Justice Department charges 4 Chinese Army spies over massive 2017 Equifax hack

The United States Department of Justice has charged four Chinese intelligence officers with hacking-related offenses in relation to the September 2017 breach of credit reporting agency Equifax that affected nearly 150 million Americans and many foreign citizens. U.S. Attorney General William Barr said during a press conference that the hackers are also charged with “stealing the sensitive personal information of nearly half of all American citizens.” 

Barr called it a “a deliberate and sweeping intrusion into the private information of the American people.” He went on to say that Chinese hackers have a “voracious appetite” for personal data on Americans.

Barr also said that though it is not standard procedure for the U.S. Department of Justice to charge foreign military and intelligence officials, the Equifax breach warranted it due to its massive impact. The crime “cannot be countenanced,” he said.

Federal prosecutors filed the nine-count indictment of the four People’s Liberation Army members – Wu Zhiyong, Wang Qian, Xu Ke, and Liu Lei — in Atlanta. Prosecutors allege the four stole company trade secrets. Their other alleged crimes include computer fraud, economic espionage, and wire fraud

FBI Deputy Director David Bowdich said the law enforcement agency could not actually take the four into custody for prosecution and possible sentencing should they be found guilty but noted: “One day, these criminals will slip up, and when they do, we’ll be there.”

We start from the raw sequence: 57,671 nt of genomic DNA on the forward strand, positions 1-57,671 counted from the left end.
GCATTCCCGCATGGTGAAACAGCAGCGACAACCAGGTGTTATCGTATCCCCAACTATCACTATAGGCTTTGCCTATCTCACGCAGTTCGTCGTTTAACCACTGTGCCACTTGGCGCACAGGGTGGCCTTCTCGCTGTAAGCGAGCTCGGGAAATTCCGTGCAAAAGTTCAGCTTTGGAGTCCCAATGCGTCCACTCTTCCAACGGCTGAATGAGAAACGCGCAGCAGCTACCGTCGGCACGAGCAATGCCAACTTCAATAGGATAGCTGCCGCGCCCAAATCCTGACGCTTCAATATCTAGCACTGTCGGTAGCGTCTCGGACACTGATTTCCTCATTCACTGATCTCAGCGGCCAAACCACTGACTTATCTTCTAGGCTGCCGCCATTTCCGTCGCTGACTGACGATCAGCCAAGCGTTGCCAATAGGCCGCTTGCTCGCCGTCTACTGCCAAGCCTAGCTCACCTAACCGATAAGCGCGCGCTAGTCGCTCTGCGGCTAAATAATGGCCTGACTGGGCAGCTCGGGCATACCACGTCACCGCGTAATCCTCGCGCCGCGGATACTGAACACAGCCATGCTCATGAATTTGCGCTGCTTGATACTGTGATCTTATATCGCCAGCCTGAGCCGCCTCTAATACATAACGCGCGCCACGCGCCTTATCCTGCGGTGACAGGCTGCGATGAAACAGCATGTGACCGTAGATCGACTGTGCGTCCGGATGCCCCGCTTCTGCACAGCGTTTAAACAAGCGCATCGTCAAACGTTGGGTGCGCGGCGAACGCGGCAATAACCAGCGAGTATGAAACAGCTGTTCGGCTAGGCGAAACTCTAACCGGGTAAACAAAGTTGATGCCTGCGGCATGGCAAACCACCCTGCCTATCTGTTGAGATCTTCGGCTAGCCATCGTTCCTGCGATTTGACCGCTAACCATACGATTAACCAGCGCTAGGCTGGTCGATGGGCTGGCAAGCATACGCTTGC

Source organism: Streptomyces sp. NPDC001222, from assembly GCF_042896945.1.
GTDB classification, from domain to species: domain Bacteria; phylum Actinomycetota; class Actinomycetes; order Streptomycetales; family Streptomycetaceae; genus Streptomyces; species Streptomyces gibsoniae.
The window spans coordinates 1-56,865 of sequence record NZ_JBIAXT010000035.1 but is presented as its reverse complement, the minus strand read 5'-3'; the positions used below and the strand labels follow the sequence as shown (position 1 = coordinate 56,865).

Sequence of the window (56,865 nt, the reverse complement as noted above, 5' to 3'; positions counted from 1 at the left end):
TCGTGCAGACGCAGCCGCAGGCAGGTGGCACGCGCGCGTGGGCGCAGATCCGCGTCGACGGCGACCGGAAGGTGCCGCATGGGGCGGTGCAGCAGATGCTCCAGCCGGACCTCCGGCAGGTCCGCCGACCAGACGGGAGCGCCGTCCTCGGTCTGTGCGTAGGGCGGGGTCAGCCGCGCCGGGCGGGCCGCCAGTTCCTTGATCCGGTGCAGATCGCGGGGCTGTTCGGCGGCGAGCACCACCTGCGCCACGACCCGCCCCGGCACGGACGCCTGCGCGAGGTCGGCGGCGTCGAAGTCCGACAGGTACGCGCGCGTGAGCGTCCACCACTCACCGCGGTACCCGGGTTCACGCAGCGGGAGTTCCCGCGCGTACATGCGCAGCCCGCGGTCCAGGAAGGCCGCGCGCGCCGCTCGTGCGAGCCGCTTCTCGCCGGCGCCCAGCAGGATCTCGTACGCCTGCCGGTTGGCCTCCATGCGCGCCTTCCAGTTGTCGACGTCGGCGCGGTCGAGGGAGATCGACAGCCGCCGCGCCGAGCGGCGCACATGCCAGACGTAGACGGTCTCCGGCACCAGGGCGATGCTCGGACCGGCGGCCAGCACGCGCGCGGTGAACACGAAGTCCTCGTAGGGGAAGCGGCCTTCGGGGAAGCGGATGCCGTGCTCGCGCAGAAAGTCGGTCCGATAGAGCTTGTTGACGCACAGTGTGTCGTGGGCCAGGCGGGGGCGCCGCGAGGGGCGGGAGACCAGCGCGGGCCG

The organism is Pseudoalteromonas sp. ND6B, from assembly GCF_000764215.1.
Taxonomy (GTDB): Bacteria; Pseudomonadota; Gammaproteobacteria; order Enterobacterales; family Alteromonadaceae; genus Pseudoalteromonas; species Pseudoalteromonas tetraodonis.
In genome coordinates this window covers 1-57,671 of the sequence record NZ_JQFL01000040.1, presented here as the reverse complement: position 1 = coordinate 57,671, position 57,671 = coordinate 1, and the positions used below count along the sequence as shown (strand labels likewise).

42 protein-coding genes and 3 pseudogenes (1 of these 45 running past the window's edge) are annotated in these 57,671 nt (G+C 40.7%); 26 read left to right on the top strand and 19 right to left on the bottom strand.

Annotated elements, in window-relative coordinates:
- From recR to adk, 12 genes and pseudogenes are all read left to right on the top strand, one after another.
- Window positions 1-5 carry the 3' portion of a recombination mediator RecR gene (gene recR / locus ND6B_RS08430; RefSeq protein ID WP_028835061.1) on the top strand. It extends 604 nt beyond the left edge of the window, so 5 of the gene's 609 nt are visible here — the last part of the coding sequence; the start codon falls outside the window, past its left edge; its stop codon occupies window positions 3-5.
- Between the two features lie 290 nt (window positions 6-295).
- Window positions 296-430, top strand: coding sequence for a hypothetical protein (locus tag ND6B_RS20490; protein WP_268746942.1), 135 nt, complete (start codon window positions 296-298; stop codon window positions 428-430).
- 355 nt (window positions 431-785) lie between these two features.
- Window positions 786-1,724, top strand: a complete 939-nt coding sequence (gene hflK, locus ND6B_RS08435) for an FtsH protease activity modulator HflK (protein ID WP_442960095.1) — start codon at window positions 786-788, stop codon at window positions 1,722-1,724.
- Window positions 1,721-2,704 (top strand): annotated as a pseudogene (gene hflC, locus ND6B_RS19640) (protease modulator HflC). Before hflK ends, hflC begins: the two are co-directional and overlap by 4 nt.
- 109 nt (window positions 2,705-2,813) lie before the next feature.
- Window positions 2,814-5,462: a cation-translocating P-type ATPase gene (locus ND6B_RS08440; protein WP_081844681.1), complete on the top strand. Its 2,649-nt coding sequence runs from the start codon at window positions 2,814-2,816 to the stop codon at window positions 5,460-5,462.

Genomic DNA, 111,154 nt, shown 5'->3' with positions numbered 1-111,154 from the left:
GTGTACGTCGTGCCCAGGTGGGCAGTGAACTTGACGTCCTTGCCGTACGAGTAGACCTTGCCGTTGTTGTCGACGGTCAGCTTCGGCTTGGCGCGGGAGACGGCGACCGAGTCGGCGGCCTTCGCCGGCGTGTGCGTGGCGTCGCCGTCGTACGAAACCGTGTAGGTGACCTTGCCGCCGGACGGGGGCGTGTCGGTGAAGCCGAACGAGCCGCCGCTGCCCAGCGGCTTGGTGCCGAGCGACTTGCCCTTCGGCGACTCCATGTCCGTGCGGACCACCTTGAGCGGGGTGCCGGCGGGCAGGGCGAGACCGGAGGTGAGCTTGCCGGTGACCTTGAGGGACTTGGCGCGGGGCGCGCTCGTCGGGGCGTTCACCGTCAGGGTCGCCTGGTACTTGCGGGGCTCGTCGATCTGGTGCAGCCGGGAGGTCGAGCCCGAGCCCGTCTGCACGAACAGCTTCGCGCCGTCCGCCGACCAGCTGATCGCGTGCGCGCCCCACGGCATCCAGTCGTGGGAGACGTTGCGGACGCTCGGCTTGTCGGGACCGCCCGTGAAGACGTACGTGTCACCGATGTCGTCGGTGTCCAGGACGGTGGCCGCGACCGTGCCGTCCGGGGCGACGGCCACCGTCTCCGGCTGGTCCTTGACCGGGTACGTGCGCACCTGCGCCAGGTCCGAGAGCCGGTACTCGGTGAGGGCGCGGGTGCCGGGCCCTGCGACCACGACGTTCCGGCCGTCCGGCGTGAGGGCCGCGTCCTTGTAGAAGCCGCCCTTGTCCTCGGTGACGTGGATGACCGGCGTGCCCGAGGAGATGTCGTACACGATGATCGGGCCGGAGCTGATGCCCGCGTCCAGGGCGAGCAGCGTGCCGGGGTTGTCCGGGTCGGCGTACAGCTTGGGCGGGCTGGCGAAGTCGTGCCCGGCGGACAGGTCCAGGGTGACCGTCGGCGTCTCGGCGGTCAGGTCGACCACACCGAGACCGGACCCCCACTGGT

Equifax CEO Mark W. Begor issued a strong statement in response to the indictment, saying: “We are grateful to the Justice Department and the FBI for their tireless efforts in determining that the military arm of China was responsible for the cyberattack on Equifax in 2017…The attack on Equifax was an attack on U.S. consumers as well as the U.S.”

Begor made note the company is spending more than $1.25 billion on beefing up security and cloud technology, adding that it has “made tremendous progress toward embedding security into everything we do.”

Following the 2017 breach, people’s Social Security numbers, birth dates, and other personal information was exposed. 

The charges come after Equifax’s agreement with the Federal Trade Commission (FTC) to pay a settlement of at least $650 million. Those affected were able to request a payout of up to $125 or receive free credit monitoring.

However, due to the “overwhelming” volume of requests to be compensated, the FTC has warned the actual amount people will receive will be far less than $125 because only $31 million of the settlement amount was allocated for those cash payouts. The agency wrote in a July 2019 guidance that “you can still choose the cash option on the claim form, but you will be disappointed with the amount you receive, and you won’t get the free credit monitoring.”

It turns out opting for the free credit monitoring services was actually a better deal because you get four years of service from the three major credit reporting bureaus — Equifax, Experian, and TransUnion — plus free identity theft prevention. The monetary value of these services is very likely going to be more than any whittled-down cash payout.

Among the many data intrusions the U.S. government blames China for are the 2015 hacks of health insurance company Anthem, which resulted in 80 million current and former members and employees’ details being exposed, and the U.S. Office of Personnel Management. Chinese hackers are also suspected in the 2018 breach of hotel chain Marriott, which affected 500 million guests’ data.  

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